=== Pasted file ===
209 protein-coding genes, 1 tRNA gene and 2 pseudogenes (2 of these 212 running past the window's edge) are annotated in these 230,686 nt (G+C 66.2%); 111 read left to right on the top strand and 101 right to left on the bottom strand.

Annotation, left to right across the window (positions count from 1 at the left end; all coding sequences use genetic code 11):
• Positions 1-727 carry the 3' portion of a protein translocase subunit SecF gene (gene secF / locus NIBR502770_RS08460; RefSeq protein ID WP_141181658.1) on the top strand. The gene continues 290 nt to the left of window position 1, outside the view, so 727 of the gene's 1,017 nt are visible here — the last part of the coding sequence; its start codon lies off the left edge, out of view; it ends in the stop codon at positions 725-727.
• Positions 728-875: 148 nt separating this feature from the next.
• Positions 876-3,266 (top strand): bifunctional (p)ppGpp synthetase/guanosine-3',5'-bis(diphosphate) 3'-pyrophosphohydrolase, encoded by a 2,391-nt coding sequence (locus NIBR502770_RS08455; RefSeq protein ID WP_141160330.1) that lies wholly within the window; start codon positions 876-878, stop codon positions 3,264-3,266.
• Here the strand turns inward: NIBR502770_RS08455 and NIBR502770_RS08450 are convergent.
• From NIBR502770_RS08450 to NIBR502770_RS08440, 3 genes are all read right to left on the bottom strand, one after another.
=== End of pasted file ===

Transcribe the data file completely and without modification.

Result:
209 protein-coding genes, 1 tRNA gene and 2 pseudogenes (2 of these 212 running past the window's edge) are annotated in these 230,686 nt (G+C 66.2%); 111 read left to right on the top strand and 101 right to left on the bottom strand.

Annotation, left to right across the window (positions count from 1 at the left end; all coding sequences use genetic code 11):
• Positions 1-727 carry the 3' portion of a protein translocase subunit SecF gene (gene secF / locus NIBR502770_RS08460; RefSeq protein ID WP_141181658.1) on the top strand. The gene continues 290 nt to the left of window position 1, outside the view, so 727 of the gene's 1,017 nt are visible here — the last part of the coding sequence; its start codon lies off the left edge, out of view; it ends in the stop codon at positions 725-727.
• Positions 728-875: 148 nt separating this feature from the next.
• Positions 876-3,266 (top strand): bifunctional (p)ppGpp synthetase/guanosine-3',5'-bis(diphosphate) 3'-pyrophosphohydrolase, encoded by a 2,391-nt coding sequence (locus NIBR502770_RS08455; RefSeq protein ID WP_141160330.1) that lies wholly within the window; start codon positions 876-878, stop codon positions 3,264-3,266.
• Here the strand turns inward: NIBR502770_RS08455 and NIBR502770_RS08450 are convergent.
• From NIBR502770_RS08450 to NIBR502770_RS08440, 3 genes are all read right to left on the bottom strand, one after another.